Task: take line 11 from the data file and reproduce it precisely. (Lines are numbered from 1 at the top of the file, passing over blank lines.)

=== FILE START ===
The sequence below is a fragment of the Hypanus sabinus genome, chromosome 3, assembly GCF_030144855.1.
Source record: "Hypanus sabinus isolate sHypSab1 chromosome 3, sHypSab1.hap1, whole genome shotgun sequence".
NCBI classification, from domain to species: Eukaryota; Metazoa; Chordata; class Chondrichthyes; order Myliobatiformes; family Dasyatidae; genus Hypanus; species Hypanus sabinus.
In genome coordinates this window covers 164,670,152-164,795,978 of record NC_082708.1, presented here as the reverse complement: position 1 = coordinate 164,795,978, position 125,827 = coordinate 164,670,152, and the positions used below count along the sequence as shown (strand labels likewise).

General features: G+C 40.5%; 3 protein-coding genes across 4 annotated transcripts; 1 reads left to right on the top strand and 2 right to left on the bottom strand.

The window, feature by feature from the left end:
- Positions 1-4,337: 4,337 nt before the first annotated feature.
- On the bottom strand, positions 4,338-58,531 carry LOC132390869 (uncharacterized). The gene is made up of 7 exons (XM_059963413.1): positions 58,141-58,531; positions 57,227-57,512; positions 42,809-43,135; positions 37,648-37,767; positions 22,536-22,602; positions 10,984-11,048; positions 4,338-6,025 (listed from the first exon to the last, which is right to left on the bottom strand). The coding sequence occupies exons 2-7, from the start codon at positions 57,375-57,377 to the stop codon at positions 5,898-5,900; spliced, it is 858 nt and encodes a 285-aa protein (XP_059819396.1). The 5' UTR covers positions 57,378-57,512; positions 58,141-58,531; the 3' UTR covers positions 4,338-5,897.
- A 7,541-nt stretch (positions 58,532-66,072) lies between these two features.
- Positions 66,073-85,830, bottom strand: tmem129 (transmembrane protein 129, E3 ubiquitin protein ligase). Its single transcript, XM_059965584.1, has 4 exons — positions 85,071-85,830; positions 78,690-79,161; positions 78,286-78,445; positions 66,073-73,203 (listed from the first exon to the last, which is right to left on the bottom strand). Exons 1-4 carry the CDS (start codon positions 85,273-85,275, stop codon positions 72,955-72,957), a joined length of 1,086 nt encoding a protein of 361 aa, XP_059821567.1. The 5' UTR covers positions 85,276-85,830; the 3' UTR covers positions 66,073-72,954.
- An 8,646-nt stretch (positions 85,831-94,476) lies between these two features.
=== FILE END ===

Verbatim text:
- An 8,646-nt stretch (positions 85,831-94,476) lies between these two features.